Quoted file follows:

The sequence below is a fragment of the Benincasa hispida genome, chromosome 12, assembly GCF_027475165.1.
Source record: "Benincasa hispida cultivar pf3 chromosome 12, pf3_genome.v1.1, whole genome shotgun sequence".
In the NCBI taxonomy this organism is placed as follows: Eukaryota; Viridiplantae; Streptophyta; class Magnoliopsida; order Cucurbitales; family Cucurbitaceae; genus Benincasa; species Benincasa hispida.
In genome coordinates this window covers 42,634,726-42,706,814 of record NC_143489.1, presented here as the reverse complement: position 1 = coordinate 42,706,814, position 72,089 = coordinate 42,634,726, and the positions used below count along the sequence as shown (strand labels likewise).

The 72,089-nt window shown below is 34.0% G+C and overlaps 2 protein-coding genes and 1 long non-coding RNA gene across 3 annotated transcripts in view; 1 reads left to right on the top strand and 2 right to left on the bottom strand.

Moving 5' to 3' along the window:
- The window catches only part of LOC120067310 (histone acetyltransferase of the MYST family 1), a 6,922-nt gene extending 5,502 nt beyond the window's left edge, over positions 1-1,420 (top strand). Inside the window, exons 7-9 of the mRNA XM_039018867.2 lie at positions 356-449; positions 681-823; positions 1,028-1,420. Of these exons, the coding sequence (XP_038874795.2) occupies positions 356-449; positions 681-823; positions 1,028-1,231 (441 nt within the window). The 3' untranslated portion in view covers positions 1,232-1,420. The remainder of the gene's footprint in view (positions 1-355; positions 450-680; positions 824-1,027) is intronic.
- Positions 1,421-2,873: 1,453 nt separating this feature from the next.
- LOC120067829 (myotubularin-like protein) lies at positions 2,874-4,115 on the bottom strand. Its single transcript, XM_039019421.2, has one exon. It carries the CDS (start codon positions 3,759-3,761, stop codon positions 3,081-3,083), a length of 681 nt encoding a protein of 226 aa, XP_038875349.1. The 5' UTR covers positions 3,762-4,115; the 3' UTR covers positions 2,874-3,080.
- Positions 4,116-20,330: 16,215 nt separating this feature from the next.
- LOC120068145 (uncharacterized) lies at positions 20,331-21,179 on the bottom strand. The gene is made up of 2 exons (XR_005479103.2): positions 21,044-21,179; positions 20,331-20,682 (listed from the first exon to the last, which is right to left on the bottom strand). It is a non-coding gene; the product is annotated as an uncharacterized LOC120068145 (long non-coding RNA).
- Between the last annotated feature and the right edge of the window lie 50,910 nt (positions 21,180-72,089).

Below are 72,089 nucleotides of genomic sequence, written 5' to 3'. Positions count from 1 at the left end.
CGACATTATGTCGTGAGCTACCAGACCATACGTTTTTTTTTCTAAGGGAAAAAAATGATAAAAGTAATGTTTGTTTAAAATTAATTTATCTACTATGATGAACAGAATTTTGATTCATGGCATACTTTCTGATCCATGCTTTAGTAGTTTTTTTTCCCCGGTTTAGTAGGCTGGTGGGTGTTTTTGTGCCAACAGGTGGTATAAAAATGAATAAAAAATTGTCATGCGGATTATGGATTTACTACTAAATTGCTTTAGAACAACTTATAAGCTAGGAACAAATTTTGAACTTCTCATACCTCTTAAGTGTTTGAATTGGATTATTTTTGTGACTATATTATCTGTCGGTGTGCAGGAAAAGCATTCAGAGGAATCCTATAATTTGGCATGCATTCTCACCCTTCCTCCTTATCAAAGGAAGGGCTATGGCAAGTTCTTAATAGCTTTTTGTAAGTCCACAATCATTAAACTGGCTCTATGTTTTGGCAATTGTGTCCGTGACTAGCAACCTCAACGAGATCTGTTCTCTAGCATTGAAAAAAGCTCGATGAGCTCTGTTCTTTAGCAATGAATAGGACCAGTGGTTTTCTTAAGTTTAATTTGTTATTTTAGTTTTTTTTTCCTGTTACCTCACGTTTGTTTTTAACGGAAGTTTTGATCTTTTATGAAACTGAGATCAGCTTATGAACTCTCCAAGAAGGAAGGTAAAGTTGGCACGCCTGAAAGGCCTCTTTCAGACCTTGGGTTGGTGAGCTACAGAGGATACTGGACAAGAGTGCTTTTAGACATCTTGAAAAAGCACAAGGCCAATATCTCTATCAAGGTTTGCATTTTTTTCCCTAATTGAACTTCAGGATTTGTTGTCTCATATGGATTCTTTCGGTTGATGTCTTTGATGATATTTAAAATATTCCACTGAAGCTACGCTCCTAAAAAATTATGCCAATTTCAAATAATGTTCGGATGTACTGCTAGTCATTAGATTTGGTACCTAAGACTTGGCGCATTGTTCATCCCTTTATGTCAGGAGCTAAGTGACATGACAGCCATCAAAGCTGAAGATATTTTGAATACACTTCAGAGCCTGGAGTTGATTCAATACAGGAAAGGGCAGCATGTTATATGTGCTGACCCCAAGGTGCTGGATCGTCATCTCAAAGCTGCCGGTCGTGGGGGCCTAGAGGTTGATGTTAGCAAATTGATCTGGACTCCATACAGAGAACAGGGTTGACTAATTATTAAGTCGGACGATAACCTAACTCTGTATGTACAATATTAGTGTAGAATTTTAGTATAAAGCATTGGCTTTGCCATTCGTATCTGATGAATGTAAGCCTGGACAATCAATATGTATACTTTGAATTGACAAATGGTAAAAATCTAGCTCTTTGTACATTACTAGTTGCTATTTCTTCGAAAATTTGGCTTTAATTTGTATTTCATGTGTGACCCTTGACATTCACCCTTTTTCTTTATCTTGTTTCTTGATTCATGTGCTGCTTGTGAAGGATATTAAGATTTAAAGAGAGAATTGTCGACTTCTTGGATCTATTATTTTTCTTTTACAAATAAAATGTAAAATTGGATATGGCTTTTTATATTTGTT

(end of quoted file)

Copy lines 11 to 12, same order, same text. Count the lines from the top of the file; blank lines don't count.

- LOC120068145 (uncharacterized) lies at positions 20,331-21,179 on the bottom strand. The gene is made up of 2 exons (XR_005479103.2): positions 21,044-21,179; positions 20,331-20,682 (listed from the first exon to the last, which is right to left on the bottom strand). It is a non-coding gene; the product is annotated as an uncharacterized LOC120068145 (long non-coding RNA).
- Between the last annotated feature and the right edge of the window lie 50,910 nt (positions 21,180-72,089).